Medically reviewed by Drugs.com. Last updated on Sep 17, 2020.
(bez loe TOX ue mab)
Excipient information presented when available (limited, particularly for generics); consult specific product labeling.
Solution, Intravenous [preservative free]:
Zinplava: 1000 mg/40 mL (40 mL) [contains polysorbate 80]
Brand Names: U.S.
- Monoclonal Antibody
Bezlotoxumab is a human IgG1 monoclonal antibody which binds to C. difficile toxin B and neutralizes it to prevent its toxic effects; bezlotoxumab does not bind to C. difficile toxin A.
Metabolized via catabolism
Eliminated primarily through catabolism
Use: Labeled Indications
Clostridioides (formerly Clostridium) difficile infection, adjunctive therapy: To reduce recurrence of Clostridioides (formerly Clostridium) difficile infection (CDI) in patients ≥18 years of age who are receiving antibacterial drug treatment of CDI and are at a high risk for CDI recurrence
Limitations of use: Bezlotoxumab is not indicated for the treatment of CDI. Bezlotoxumab is not an antibacterial drug and should only be used in conjunction with antibacterial drug treatment of CDI.
There are no contraindications listed in the manufacturer's labeling.
Clostridioides (formerly Clostridium) difficile infection, adjunctive therapy: IV: 10 mg/kg as a single dose during antibacterial treatment for Clostridioides (formerly Clostridium) difficile infection. Repeat doses have not been studied.
Dosage adjustment for concomitant therapy: Significant drug interactions exist, requiring dose/frequency adjustment or avoidance. Consult drug interactions database for more information.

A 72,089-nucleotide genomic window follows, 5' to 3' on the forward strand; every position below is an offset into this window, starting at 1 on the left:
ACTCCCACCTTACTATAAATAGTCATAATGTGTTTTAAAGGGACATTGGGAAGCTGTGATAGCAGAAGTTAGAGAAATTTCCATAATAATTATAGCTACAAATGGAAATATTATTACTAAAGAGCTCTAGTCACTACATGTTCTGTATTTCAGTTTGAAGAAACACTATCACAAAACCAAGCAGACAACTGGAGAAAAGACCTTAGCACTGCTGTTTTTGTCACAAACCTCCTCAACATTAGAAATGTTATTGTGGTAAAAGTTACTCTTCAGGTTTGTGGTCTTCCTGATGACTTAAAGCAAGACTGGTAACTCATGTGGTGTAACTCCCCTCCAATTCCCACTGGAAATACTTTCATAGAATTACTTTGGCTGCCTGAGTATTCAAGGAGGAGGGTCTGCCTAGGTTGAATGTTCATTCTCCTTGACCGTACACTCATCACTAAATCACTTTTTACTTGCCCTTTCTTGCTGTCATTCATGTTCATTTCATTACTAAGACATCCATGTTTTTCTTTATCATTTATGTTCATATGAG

Refer to adult dosing.
Must be diluted prior to infusion. Immediately after removing vial from refrigerator, withdraw appropriate volume from vial and transfer to infusion bag of either normal saline or D5W to a final concentration between 1 to 10 mg/mL. Do not use vials if solution is discolored or if particulates are visible. Gently invert to mix; do not shake.
IV: Infuse IV over 60 minutes through a sterile, nonpyrogenic, low-protein binding 0.2 to 5 micron in-line or add-on filter. Do not administer as an IV push or bolus. May be infused via a central line or peripheral catheter. Do not coadminister other drugs simultaneously through the same infusion line. If infusion solution was refrigerated, allow to come to room temperature prior to administration. Infusion should be completed within 16 hours of preparation (if stored at room temperature) or within 24 hour (if refrigerated).
Store intact vials at 2°C to 8°C (36°F to 46°F). Do not freeze. Protect from light. Do not shake vials. Solutions diluted for infusion may be stored either at room temperature for up to 16 hours or refrigerated at 2°C to 8°C (36°F to 46°F) for up to 24 hours. Infusion must be completed within these time frames. If refrigerated, allow the intravenous bag to come to room temperature prior to use. Do not freeze diluted solution.
There are no known significant interactions.
The following adverse drug reactions and incidences are derived from product labeling unless otherwise specified.
>10%: Cardiovascular: Cardiac failure (exacerbation:13%)
1% to 10%:
Cardiovascular: Cardiac failure (2%)
Central nervous system: Headache (4%)
Gastrointestinal: Nausea (7%)
Miscellaneous: Infusion related reaction (10%; including nausea, fatigue, fever, dizziness, headache, dyspnea, and hypertension), fever (5%)
<1%, postmarketing, and/or case reports: Ventricular tachyarrhythmia